Saint Damien, first found a connection where he could and initially felt familiar. This awareness enabled him, to then fully surrender to God, to meet the needs of people he did not understand, but accepted. He was able to see that we are all God’s children and that the more of us who learn and live this, the stronger we all are.
There are many benefits of having Canonized Saints and Holy People in the church, because it helps us to see ways we can put action into scripture. Such as Saint Mother Teresa of Calcutta, who was also known to have put herself into communities not welcome as a part of the greater community.
These holy people through their daily faith practices, would cast themselves outside of their community to align with one of the teachings from Jesus, to not see the divisions we create as humans. They were able to experience within their practices the awareness of how, anyone being separated from Jesus and their community, weakens our spiritual fabric for everyone. The gift we each bring is unique, but first there needs to be an opportunity to be an active participant.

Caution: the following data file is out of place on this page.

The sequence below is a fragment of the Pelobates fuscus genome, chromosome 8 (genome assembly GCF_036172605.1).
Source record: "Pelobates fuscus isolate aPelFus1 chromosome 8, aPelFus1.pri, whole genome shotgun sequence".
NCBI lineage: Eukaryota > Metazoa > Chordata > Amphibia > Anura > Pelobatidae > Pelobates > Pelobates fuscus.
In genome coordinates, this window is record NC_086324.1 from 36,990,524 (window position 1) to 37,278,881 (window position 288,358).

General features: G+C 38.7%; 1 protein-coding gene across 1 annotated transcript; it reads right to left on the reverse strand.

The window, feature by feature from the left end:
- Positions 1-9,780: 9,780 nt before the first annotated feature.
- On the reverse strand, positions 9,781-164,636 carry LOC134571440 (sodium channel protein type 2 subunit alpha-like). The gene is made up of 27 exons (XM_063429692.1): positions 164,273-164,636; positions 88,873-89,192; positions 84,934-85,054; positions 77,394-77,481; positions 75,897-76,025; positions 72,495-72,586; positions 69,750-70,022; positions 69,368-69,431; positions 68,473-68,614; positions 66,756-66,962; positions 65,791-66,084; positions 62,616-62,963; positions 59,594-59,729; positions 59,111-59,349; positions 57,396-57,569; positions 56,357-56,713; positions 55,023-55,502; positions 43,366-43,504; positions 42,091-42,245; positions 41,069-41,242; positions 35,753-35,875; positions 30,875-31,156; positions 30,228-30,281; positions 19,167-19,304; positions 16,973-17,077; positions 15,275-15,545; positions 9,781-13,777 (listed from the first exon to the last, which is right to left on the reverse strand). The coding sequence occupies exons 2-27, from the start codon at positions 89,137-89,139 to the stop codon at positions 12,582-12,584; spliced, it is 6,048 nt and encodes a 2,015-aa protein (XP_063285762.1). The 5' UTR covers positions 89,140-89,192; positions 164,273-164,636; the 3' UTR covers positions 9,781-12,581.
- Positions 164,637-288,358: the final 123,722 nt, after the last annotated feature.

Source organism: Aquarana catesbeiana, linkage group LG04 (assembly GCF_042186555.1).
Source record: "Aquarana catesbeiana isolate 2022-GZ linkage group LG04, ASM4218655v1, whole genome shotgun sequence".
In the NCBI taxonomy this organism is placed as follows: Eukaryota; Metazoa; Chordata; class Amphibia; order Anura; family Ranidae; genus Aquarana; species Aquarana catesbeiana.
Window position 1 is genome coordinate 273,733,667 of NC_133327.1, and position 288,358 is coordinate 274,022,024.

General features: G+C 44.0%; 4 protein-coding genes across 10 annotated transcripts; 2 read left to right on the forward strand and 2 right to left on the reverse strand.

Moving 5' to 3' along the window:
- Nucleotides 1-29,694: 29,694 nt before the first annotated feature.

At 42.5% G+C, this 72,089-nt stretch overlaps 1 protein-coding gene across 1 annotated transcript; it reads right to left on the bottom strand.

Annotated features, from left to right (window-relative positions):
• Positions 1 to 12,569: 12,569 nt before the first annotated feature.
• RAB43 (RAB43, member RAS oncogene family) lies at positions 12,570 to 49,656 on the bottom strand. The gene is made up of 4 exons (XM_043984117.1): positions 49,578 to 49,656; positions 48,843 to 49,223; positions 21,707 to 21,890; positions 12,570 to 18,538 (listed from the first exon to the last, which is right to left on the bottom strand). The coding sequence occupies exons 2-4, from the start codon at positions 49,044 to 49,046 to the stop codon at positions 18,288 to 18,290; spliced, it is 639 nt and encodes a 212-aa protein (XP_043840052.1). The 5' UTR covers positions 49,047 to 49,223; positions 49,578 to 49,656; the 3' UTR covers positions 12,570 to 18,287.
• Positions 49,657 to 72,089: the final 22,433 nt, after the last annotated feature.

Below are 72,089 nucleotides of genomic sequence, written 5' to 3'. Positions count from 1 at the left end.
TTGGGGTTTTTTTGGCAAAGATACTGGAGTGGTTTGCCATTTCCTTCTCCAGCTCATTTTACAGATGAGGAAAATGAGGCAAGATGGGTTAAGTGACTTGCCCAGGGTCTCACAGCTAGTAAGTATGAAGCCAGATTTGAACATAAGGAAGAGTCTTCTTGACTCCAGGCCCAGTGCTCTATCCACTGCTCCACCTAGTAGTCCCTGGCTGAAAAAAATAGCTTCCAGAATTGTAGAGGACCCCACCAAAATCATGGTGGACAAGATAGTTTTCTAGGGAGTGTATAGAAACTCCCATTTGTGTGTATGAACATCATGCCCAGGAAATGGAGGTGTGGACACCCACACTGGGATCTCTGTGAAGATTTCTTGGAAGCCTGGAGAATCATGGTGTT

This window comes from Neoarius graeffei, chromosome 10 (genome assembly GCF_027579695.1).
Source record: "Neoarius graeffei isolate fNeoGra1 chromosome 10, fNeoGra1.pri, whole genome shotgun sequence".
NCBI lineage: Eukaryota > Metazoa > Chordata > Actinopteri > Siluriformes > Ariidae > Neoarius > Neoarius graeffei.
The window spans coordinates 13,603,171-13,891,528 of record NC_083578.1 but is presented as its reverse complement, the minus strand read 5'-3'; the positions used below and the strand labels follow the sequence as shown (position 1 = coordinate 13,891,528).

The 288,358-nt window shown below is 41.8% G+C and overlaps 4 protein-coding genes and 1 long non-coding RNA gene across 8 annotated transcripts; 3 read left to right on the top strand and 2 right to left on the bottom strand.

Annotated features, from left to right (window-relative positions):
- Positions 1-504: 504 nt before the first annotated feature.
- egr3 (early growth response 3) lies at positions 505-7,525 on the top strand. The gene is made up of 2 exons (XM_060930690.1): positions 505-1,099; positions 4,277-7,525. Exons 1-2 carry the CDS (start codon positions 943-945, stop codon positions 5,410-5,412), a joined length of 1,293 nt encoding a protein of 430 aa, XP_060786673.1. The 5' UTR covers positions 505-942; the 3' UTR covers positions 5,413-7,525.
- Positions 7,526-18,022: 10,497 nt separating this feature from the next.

For example, about a year ago, I was part of a group that was asked to look at our life, for a time when we have not felt a part of a group, our family or in some way holding a different experience than the majority. The answers were broad, ranging from having a different gender than co-workers, living through addiction and recovery, to living with cancer, chronic pain, and even having a different spiritual belief than their family. These were moments where each of us felt like an outcast. While also becoming aware, of how this isolation impacted their spiritual life, because of not feeling a part of a community.
This type of awareness offers an opportunity of looking inward. To ask; how did we feel having a different set of experiences than others? Or to be the same person, before someone knew we are different than they initially perceived? This is similar to the experience Jesus had, when people suddenly turned on him. He was still the same man as before, one person made a case against him to lead to his crucifixion. Jesus was cast outward to live his last days as an outcast, setting before us a living example of vulnerability.
As outcasts and saints, we can hold a different awareness to people similar to us, in our human form, enabling us to connect scripture into actions. The sacred thread connecting us into the fabric of our faith, continues to weave throughout our lives. We first have to be open to receive the grace of God. As many holy people, saints and Jesus have demonstrated, everyone is worthy of that grace. Perhaps, our lives can begin to look similar to that of Saint Damien of Molokai, to see the worth of people society has seen as outcasts to strengthen our divine fabric. Thankfully, there are saints who walk upon the Earth to help fellow outcasts to experience their connection to the divine.